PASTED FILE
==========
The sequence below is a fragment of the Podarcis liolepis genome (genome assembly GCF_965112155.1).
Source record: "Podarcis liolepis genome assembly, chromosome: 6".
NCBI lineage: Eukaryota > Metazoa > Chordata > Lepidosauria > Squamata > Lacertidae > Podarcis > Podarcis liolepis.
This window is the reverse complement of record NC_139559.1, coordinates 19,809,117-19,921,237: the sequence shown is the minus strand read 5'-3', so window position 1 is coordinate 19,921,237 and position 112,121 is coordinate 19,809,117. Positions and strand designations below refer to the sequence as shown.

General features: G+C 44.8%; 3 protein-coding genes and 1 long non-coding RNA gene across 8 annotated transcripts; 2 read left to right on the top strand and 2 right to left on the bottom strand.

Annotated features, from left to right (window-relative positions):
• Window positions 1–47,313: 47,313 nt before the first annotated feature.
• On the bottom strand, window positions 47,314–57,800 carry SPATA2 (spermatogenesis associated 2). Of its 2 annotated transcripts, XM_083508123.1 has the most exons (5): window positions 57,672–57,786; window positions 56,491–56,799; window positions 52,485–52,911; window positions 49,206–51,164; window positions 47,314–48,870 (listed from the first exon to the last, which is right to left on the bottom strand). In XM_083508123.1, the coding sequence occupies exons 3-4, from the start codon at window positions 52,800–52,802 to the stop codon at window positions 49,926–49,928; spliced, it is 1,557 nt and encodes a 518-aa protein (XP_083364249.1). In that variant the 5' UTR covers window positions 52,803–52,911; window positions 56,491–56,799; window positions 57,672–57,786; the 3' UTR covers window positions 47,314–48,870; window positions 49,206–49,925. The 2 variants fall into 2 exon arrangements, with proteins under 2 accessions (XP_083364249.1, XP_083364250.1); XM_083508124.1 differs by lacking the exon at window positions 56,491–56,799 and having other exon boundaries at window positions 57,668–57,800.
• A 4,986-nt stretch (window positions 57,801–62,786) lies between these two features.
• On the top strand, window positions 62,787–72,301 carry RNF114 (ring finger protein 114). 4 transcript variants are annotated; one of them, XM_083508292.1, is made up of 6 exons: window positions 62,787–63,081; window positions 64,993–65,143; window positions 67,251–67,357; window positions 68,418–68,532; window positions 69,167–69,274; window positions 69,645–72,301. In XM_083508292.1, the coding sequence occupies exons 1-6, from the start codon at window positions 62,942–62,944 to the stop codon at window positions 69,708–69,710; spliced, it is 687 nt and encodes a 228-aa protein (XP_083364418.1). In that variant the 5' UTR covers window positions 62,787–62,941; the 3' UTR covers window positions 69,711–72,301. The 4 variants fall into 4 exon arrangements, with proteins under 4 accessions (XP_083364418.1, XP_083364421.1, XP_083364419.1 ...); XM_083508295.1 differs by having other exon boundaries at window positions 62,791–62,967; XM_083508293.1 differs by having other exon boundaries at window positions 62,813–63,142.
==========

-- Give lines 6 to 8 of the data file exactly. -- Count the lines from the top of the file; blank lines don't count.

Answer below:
Annotated features, from left to right (window-relative positions):
• Window positions 1–47,313: 47,313 nt before the first annotated feature.
• On the bottom strand, window positions 47,314–57,800 carry SPATA2 (spermatogenesis associated 2). Of its 2 annotated transcripts, XM_083508123.1 has the most exons (5): window positions 57,672–57,786; window positions 56,491–56,799; window positions 52,485–52,911; window positions 49,206–51,164; window positions 47,314–48,870 (listed from the first exon to the last, which is right to left on the bottom strand). In XM_083508123.1, the coding sequence occupies exons 3-4, from the start codon at window positions 52,800–52,802 to the stop codon at window positions 49,926–49,928; spliced, it is 1,557 nt and encodes a 518-aa protein (XP_083364249.1). In that variant the 5' UTR covers window positions 52,803–52,911; window positions 56,491–56,799; window positions 57,672–57,786; the 3' UTR covers window positions 47,314–48,870; window positions 49,206–49,925. The 2 variants fall into 2 exon arrangements, with proteins under 2 accessions (XP_083364249.1, XP_083364250.1); XM_083508124.1 differs by lacking the exon at window positions 56,491–56,799 and having other exon boundaries at window positions 57,668–57,800.